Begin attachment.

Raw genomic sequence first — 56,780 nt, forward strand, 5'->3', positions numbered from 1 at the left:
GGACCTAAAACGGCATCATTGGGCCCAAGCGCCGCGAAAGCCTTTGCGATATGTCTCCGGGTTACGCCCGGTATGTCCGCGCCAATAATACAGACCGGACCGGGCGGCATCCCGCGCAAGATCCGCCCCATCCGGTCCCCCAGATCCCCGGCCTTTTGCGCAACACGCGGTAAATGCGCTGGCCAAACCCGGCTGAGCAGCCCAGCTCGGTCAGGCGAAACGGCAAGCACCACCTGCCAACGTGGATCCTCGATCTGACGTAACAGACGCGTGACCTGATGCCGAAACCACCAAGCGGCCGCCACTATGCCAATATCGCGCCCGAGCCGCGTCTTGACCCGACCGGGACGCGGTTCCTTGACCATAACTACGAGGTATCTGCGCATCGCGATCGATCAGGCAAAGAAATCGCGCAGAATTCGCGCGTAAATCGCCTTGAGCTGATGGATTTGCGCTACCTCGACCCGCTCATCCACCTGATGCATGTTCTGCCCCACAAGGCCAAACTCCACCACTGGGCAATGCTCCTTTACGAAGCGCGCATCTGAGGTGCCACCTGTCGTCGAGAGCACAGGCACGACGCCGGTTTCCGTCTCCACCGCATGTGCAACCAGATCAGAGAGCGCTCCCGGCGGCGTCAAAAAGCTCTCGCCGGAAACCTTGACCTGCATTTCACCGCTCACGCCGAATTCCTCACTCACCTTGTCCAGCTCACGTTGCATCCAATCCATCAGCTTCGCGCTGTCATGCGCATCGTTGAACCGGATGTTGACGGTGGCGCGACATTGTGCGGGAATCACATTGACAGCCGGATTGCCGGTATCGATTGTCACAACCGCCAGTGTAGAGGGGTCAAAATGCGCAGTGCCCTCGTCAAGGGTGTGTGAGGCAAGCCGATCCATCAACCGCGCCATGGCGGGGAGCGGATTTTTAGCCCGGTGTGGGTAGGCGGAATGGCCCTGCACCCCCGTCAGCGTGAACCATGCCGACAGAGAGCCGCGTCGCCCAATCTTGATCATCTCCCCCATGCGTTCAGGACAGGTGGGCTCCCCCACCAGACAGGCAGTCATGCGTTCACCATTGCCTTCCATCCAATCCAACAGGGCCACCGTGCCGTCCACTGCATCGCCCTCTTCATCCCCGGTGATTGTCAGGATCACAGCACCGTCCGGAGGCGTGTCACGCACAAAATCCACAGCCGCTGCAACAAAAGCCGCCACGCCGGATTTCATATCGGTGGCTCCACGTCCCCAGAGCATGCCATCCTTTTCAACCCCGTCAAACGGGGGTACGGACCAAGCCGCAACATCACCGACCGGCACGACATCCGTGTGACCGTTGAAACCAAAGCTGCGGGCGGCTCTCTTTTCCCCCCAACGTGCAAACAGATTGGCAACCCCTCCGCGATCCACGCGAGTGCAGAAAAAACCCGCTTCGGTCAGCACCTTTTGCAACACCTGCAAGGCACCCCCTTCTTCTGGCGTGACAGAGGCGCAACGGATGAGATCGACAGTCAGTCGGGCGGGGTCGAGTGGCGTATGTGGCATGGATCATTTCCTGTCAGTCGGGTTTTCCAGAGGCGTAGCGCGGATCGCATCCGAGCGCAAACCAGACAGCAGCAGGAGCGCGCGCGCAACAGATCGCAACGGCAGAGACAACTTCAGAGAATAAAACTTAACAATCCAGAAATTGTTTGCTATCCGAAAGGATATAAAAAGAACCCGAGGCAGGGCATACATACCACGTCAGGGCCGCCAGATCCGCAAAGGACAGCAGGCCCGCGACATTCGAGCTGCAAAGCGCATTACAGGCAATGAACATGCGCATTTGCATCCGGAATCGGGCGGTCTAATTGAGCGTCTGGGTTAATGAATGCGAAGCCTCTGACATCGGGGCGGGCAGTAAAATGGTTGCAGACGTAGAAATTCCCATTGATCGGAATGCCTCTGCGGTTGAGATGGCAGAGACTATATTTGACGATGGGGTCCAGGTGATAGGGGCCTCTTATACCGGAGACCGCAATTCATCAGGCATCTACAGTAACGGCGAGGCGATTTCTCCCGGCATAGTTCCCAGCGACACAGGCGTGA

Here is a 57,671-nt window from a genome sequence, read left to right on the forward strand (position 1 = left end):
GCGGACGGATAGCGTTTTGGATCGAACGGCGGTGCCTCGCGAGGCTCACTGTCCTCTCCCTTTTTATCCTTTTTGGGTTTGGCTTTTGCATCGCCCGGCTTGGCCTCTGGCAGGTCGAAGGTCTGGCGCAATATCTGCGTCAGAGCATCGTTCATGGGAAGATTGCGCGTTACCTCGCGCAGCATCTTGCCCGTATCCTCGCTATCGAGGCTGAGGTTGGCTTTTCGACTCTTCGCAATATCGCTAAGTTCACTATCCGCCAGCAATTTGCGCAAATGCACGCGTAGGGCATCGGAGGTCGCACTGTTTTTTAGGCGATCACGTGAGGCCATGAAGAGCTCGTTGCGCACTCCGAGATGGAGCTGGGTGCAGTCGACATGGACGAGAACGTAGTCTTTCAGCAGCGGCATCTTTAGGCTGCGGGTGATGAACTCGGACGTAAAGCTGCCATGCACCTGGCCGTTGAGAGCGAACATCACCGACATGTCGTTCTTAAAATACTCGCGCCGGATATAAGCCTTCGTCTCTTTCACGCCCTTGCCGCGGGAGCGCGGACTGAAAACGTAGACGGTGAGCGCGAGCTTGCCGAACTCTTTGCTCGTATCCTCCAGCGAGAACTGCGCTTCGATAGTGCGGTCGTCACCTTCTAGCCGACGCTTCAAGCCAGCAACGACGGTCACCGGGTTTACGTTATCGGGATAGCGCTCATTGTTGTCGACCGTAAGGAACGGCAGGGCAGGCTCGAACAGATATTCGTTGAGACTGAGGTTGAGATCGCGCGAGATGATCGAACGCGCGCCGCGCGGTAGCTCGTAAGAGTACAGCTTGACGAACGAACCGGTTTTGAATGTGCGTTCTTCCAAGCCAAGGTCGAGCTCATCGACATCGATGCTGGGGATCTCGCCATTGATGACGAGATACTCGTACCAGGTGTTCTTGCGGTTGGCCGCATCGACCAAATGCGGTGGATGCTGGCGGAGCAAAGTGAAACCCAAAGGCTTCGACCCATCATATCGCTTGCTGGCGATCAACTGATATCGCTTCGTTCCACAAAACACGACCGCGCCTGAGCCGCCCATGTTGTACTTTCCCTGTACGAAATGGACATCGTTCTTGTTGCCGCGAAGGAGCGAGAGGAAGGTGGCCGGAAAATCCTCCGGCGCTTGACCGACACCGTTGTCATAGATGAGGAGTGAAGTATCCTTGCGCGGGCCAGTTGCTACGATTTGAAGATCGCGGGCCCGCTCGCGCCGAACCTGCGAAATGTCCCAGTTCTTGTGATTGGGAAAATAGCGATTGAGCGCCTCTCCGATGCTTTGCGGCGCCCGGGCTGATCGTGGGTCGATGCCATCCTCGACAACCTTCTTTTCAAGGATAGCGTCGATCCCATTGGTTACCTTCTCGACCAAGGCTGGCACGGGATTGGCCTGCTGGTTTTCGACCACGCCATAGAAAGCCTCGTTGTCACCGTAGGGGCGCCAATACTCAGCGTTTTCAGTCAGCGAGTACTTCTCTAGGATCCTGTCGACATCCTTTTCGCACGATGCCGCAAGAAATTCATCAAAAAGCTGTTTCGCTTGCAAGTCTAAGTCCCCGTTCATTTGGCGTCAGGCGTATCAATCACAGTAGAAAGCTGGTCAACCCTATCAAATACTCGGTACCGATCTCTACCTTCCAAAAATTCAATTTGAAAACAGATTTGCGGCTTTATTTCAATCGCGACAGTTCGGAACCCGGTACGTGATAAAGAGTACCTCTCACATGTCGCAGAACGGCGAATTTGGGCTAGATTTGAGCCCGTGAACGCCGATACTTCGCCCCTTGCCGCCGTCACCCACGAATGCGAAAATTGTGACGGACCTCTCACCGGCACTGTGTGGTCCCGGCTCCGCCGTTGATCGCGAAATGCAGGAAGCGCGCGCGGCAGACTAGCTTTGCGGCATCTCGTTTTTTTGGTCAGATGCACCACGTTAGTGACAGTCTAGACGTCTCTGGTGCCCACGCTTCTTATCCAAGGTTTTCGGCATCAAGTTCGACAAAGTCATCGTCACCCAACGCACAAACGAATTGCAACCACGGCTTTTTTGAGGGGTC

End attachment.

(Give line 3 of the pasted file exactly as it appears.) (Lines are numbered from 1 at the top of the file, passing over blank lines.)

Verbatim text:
Here is a 57,671-nt window from a genome sequence, read left to right on the forward strand (position 1 = left end):